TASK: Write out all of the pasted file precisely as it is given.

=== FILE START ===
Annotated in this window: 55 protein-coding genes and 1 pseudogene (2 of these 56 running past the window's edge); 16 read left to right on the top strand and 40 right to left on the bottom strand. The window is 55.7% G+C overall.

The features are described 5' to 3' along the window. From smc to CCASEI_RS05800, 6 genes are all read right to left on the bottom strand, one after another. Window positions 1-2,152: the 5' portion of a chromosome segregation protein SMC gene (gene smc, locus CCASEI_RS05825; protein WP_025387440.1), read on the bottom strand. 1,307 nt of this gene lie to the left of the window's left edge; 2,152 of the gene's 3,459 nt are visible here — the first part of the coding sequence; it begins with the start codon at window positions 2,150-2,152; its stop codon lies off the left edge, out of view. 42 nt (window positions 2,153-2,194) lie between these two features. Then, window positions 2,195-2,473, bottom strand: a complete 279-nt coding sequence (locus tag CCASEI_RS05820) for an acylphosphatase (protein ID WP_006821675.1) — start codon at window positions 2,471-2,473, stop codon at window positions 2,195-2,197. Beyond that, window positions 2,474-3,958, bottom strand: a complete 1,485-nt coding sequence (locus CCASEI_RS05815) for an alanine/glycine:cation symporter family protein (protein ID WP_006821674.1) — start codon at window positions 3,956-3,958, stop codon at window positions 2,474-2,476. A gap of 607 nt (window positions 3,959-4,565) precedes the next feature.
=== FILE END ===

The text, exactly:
Annotated in this window: 55 protein-coding genes and 1 pseudogene (2 of these 56 running past the window's edge); 16 read left to right on the top strand and 40 right to left on the bottom strand. The window is 55.7% G+C overall.

The features are described 5' to 3' along the window. From smc to CCASEI_RS05800, 6 genes are all read right to left on the bottom strand, one after another. Window positions 1-2,152: the 5' portion of a chromosome segregation protein SMC gene (gene smc, locus CCASEI_RS05825; protein WP_025387440.1), read on the bottom strand. 1,307 nt of this gene lie to the left of the window's left edge; 2,152 of the gene's 3,459 nt are visible here — the first part of the coding sequence; it begins with the start codon at window positions 2,150-2,152; its stop codon lies off the left edge, out of view. 42 nt (window positions 2,153-2,194) lie between these two features. Then, window positions 2,195-2,473, bottom strand: a complete 279-nt coding sequence (locus tag CCASEI_RS05820) for an acylphosphatase (protein ID WP_006821675.1) — start codon at window positions 2,471-2,473, stop codon at window positions 2,195-2,197. Beyond that, window positions 2,474-3,958, bottom strand: a complete 1,485-nt coding sequence (locus CCASEI_RS05815) for an alanine/glycine:cation symporter family protein (protein ID WP_006821674.1) — start codon at window positions 3,956-3,958, stop codon at window positions 2,474-2,476. A gap of 607 nt (window positions 3,959-4,565) precedes the next feature.